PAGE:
Common questions about brain tumors
Ask a question:
- What are the common tests used to diagnose brain tumors?
- How are brain tumors treated?
- What is a craniotomy?
- Do you use neuronavigation or awake craniotomy?
- Do you use a minimally invasive approach?
- What types of radiation are used to treat brain tumors?
- What are the risks and side effects of radiation?
- What is chemotherapy?
- What are the possible side effects of chemotherapy?
- What other medications are used to treat tumors?
What are the tests used to diagnose brain tumors?
A neurological examination followed by a magnetic resonance imaging (MRI) is the most sensitive and best method of detecting brain tumors. CT scans can also be used. Once a mass is detected by any of the imaging techniques, the diagnosis needs to be confirmed with a biopsy. Samples of tumor are tested at the time of a large operation to remove the tumor (craniotomy), or during a minimally invasive biopsy procedure in which a special needle is inserted through a small hole in the skull (burrhole). The surgeon, patient, and family decide which procedure is appropriate. The biopsy can identify they type of brain tumor, and also differentiate a tumor from other types of masses, such as infection or stroke. The microscopic structure of the tumor will be important in determining the type and grade of the tumor, guiding the brain tumor team in delivering the most effective therapy.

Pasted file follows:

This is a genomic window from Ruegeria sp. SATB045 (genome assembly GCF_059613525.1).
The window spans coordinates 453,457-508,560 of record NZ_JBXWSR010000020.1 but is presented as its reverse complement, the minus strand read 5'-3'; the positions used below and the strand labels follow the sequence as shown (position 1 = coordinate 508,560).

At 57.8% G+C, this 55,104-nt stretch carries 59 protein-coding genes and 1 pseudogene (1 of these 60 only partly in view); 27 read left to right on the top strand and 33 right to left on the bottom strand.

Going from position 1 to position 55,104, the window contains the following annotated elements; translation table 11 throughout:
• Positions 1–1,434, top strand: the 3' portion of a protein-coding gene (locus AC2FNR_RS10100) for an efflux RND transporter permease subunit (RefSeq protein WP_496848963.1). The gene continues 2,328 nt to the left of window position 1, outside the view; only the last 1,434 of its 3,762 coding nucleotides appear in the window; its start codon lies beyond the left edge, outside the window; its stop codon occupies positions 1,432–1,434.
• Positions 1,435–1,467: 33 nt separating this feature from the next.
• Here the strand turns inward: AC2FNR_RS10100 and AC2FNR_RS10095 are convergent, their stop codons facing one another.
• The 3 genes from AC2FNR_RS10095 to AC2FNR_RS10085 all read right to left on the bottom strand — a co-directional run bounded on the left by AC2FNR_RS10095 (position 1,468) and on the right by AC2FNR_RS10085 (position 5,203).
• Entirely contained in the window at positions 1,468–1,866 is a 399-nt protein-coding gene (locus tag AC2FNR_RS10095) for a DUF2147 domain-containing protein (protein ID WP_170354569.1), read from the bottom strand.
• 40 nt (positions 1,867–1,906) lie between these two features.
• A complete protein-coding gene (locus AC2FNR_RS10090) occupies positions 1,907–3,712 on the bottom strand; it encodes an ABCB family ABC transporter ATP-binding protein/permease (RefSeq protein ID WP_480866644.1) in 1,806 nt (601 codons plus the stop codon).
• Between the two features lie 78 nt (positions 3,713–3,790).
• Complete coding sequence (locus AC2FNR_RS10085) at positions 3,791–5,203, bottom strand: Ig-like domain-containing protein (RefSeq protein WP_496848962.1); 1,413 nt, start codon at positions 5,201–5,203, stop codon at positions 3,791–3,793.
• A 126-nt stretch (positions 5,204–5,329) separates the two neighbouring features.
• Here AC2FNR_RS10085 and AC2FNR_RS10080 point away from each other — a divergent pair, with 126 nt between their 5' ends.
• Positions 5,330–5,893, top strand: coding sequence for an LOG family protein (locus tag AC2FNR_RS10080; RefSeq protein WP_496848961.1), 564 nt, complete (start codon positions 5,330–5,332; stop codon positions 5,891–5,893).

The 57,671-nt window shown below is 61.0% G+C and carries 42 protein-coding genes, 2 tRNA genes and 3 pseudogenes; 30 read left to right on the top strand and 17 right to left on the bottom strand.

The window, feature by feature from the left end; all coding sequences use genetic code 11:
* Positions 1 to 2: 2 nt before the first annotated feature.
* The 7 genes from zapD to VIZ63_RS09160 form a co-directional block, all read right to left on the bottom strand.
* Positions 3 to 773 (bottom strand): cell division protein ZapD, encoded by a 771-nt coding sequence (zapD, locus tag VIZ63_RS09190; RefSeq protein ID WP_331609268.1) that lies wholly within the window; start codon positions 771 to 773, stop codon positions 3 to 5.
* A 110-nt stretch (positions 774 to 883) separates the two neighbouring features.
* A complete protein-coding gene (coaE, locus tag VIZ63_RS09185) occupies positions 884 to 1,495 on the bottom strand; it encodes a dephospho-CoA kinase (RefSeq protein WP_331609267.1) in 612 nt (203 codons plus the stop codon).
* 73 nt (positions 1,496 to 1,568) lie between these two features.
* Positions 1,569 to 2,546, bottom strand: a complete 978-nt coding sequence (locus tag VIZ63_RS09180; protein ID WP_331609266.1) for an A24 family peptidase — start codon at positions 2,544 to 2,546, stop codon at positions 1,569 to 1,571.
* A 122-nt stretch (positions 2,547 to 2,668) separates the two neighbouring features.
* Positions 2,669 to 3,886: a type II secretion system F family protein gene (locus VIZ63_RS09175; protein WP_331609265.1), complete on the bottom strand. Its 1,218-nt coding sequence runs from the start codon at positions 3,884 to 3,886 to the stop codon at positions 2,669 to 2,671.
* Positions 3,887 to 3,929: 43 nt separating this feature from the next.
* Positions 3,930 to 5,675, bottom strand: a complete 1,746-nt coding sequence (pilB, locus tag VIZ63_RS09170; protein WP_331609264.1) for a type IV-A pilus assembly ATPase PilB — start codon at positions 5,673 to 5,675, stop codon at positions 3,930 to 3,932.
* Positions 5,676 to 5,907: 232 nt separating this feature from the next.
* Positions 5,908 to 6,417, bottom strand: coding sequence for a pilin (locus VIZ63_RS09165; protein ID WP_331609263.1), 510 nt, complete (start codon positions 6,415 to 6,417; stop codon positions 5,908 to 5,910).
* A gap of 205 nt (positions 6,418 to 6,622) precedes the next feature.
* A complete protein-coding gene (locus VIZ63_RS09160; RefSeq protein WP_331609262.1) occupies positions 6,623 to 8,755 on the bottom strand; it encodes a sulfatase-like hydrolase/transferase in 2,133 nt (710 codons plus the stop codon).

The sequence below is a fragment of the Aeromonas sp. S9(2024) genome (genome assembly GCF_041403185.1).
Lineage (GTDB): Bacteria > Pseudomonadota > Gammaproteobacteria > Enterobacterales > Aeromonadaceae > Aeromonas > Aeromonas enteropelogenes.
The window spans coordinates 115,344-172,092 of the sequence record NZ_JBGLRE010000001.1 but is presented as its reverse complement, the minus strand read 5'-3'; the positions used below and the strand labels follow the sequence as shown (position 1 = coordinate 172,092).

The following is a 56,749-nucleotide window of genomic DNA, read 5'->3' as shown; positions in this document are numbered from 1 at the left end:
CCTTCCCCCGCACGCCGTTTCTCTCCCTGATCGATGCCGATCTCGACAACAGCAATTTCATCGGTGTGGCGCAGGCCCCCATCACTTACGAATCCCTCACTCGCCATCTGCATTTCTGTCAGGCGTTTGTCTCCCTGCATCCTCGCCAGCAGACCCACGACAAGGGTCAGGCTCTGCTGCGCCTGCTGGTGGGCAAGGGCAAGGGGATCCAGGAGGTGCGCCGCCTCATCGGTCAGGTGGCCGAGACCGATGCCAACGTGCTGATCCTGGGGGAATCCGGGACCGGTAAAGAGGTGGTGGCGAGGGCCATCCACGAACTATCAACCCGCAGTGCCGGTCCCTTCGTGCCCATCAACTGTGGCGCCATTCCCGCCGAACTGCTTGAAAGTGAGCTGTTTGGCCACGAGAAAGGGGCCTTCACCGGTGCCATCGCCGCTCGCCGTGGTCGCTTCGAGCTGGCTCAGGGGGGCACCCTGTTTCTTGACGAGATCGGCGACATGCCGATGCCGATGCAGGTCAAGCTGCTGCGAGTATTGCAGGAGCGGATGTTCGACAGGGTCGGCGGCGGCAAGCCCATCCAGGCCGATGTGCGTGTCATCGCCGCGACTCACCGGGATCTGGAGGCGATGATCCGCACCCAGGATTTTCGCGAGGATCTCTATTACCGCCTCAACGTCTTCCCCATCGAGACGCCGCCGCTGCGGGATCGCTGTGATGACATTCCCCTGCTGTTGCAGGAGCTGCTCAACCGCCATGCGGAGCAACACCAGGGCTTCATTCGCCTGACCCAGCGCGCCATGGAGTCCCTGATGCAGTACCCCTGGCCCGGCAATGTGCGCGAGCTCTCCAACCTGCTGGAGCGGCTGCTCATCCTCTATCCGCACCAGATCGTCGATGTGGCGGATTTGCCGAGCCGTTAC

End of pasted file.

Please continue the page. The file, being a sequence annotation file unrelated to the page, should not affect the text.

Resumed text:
Treatment depends on the brain tumor type, location and size. Treatment may involve surgery (at the minimum to obtain a biopsy), and sometimes radiation therapy chemotherapy. Radiation and chemotherapy are used as secondary or adjuvant treatment for more aggressive tumors that cannot be treated by surgery alone. Sometimes, however, when the appearance of the tumor looks benign, when the tumor is very small, or when the symptoms are minimal, a decision to monitor the tumor with MRI or CT scans might be made (surveillance).